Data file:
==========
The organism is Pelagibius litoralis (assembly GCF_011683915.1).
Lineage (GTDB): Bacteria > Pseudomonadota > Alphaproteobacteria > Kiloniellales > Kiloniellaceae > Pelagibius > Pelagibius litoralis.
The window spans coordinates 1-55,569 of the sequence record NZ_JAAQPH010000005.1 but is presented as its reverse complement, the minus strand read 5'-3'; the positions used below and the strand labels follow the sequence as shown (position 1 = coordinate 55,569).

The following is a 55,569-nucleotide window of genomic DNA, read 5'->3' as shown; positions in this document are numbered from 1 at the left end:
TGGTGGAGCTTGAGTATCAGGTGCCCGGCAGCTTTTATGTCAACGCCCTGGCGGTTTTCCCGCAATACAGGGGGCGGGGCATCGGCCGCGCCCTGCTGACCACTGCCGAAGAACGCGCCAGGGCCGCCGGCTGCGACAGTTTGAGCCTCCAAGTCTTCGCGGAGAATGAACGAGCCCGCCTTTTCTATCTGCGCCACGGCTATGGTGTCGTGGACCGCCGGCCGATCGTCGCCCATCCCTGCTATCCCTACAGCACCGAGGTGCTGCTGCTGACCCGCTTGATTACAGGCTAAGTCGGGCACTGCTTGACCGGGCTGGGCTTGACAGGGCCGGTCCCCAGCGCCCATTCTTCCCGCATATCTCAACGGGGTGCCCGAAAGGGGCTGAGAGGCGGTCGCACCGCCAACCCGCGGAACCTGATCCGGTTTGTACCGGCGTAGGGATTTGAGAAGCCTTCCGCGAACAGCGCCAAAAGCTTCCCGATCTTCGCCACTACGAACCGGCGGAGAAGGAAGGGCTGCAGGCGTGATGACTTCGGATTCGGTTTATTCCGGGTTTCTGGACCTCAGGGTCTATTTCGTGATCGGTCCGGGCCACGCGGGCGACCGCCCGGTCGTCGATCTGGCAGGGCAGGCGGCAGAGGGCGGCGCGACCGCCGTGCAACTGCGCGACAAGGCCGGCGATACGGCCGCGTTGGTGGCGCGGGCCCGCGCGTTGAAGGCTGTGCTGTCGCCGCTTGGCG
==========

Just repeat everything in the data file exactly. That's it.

The organism is Pelagibius litoralis (assembly GCF_011683915.1).
Lineage (GTDB): Bacteria > Pseudomonadota > Alphaproteobacteria > Kiloniellales > Kiloniellaceae > Pelagibius > Pelagibius litoralis.
The window spans coordinates 1-55,569 of the sequence record NZ_JAAQPH010000005.1 but is presented as its reverse complement, the minus strand read 5'-3'; the positions used below and the strand labels follow the sequence as shown (position 1 = coordinate 55,569).

The following is a 55,569-nucleotide window of genomic DNA, read 5'->3' as shown; positions in this document are numbered from 1 at the left end:
TGGTGGAGCTTGAGTATCAGGTGCCCGGCAGCTTTTATGTCAACGCCCTGGCGGTTTTCCCGCAATACAGGGGGCGGGGCATCGGCCGCGCCCTGCTGACCACTGCCGAAGAACGCGCCAGGGCCGCCGGCTGCGACAGTTTGAGCCTCCAAGTCTTCGCGGAGAATGAACGAGCCCGCCTTTTCTATCTGCGCCACGGCTATGGTGTCGTGGACCGCCGGCCGATCGTCGCCCATCCCTGCTATCCCTACAGCACCGAGGTGCTGCTGCTGACCCGCTTGATTACAGGCTAAGTCGGGCACTGCTTGACCGGGCTGGGCTTGACAGGGCCGGTCCCCAGCGCCCATTCTTCCCGCATATCTCAACGGGGTGCCCGAAAGGGGCTGAGAGGCGGTCGCACCGCCAACCCGCGGAACCTGATCCGGTTTGTACCGGCGTAGGGATTTGAGAAGCCTTCCGCGAACAGCGCCAAAAGCTTCCCGATCTTCGCCACTACGAACCGGCGGAGAAGGAAGGGCTGCAGGCGTGATGACTTCGGATTCGGTTTATTCCGGGTTTCTGGACCTCAGGGTCTATTTCGTGATCGGTCCGGGCCACGCGGGCGACCGCCCGGTCGTCGATCTGGCAGGGCAGGCGGCAGAGGGCGGCGCGACCGCCGTGCAACTGCGCGACAAGGCCGGCGATACGGCCGCGTTGGTGGCGCGGGCCCGCGCGTTGAAGGCTGTGCTGTCGCCGCTTGGCG